I have to admit that I’m becoming a little tired of movie CGI, particularly when used with motion capture to portray fake humans; so I haven’t bothered to see the Robert Zemeckis Hollywoodization of the classic Northern European epic poem Beowulf.
Apparently millions of people who just fine with movies full of fake actors, probably inured to the effect from watching hundreds of hours of low resolution fake people in video games, have made the movie a hit. Of course every action/adventure movie of a certain stripe and degree of success has to spawn a movie adaptation in comic book form, and Hollywood’s Beowulf is no exception. These are usually imbued with all of the imagination and visual excitement of the legal contract on which they’re based. I took a cursory glance at the one on the comic shop shelves last week and didn’t see anything to immediately change my mind.
I was reminded however, that I had seen a gripping, well drawn, imaginative and worthwhile retelling of the original Beowulf story in graphic novel form a few years ago (and regular readers will notice I’m using the term “graphic novel” here without my usual complaint about its common misuse).
Gareth Hinds is a gaming concept artist and comic book artist who I had the pleasure of meeting at a Small Press Expo in Maryland several years ago where I was promoting my own graphic story.
Hinds took on the Beowulf story before it was fashionable, and gave it his own unique touch. In addition to his personal vision of the tale (which is pretty quirky as mythical legend type stories go), Hinds took a unique graphic approach, dividing the story into three sections, and approaching each with a different style and set of materials.
For the first he worked in pen and brush and ink, then scanned the pages and colored them digitally. The second was drawn and painted on wood panels with technical pen, watercolor, acrylic and colored pencil. The third section, like the first, was drawn in pen, brush and ink, but then colored using Dr. Martins dyes (long a favorite for comic book coloring before the process moved to digital), with touches of white chalk. (Images at left, top to bottom, show a page from each section.)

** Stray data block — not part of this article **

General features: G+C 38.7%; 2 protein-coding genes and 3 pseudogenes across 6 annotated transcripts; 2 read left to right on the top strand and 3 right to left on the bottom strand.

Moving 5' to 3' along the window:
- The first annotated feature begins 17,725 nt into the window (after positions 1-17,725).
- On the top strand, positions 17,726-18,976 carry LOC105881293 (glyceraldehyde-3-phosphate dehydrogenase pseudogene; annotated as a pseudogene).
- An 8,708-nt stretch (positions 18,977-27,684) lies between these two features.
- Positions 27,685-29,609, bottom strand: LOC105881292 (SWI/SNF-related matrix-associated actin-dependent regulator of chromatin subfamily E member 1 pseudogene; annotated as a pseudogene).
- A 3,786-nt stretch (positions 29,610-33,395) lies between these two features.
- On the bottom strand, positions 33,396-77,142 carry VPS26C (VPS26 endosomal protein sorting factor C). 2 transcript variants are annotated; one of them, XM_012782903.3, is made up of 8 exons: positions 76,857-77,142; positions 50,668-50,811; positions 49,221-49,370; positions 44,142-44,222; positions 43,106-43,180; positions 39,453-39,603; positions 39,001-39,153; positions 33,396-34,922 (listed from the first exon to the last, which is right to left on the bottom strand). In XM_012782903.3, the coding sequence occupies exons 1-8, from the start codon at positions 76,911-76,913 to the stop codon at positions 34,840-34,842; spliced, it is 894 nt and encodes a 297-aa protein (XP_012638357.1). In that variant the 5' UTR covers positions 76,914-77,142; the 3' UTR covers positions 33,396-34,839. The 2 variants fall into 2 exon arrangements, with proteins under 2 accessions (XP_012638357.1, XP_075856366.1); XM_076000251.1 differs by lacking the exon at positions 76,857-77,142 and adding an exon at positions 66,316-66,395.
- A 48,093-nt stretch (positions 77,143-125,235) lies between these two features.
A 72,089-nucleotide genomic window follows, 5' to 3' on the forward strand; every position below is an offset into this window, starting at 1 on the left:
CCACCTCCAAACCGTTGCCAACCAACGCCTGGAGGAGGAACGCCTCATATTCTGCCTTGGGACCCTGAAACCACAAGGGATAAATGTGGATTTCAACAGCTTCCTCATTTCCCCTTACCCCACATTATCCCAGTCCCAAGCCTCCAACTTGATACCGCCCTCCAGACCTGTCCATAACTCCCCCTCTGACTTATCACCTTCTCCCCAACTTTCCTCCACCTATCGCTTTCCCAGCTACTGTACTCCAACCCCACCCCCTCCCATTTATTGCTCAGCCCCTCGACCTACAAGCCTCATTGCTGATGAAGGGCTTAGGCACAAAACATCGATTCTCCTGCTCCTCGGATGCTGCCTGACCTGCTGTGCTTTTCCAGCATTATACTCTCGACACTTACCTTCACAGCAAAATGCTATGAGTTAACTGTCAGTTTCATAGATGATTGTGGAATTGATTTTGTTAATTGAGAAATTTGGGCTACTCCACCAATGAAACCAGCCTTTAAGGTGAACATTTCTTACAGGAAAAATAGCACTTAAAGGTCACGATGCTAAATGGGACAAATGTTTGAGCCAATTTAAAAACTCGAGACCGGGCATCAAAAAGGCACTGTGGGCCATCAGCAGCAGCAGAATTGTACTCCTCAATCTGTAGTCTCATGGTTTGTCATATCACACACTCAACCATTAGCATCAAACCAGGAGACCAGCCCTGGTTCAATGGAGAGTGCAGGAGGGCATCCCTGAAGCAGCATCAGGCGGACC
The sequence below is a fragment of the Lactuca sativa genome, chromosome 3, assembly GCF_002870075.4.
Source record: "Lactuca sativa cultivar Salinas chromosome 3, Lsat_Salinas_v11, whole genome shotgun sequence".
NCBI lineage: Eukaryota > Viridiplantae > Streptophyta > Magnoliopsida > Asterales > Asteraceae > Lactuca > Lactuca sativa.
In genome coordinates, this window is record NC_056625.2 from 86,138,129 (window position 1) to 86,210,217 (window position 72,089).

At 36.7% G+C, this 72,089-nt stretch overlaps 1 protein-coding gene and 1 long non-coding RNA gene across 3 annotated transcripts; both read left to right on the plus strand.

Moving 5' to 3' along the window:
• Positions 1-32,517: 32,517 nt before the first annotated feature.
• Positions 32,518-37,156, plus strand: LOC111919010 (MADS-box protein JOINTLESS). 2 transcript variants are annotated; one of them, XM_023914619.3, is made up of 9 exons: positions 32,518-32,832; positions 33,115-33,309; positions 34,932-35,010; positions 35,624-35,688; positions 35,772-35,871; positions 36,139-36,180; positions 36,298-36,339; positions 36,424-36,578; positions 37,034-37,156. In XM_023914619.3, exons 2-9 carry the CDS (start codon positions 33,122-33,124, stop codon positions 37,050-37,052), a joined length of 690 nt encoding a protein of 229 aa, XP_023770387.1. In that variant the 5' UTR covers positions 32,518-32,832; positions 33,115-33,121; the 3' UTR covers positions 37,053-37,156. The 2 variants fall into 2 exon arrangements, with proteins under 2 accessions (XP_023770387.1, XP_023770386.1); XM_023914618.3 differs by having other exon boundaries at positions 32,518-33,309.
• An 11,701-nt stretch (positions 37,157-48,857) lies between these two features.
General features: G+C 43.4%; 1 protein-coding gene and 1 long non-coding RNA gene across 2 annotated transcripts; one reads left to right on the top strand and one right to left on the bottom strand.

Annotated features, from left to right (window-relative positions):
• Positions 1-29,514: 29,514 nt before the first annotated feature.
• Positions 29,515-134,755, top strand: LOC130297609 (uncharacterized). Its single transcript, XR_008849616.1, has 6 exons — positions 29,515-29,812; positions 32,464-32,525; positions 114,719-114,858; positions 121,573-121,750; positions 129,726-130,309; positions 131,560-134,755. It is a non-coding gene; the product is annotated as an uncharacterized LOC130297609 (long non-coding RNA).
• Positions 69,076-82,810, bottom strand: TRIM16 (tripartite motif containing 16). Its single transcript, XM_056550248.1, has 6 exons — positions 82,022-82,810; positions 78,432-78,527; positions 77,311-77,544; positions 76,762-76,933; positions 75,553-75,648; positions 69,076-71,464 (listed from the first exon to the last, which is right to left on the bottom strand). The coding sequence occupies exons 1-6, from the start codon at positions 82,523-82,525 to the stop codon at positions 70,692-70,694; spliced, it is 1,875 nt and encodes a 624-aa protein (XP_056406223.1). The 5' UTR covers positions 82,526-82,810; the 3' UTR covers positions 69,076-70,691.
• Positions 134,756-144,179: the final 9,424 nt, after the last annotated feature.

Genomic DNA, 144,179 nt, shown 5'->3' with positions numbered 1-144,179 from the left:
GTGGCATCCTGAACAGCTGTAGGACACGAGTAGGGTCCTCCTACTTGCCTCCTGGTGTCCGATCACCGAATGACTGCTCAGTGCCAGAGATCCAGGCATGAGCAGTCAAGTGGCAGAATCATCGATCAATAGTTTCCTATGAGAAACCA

The story was originally self-published in three volumes, which Hinds re-published in one volume as The Collected Beowulf. It was later republished by Candlewick Press as simply Beowulf. I’ve given Amazon links here, but you can also purchase either version directly from Hinds’ site (sorry, unintentional pun).
Hinds’ web site also showcases his latest, even more ambitious literary adaptation into graphic novel form, King Lear, in which he is again experimenting with materials and techniques. His Lear will be followed next Spring by The Merchant of Venice.
You can also find some of his shorter published comics as well as links to Deus Ex Machina, his experimental online comic. It was one of the early ones, appearing on the web in 1997. You can still read that story on the site in its entirety.
There is an interview with Hinds from Sequential Tart from 2000, in which he talks about the creation of his Beowulf graphic novel.
So if you want a graphic story version of the classic Beowulf tale that hasn’t been filtered through Hollywood’s hyperkinetic, star obsessed lens (a CGI generated Angelina Jolie as Grendel’s mother? Excuse me?), try Hinds’ unique and original vision.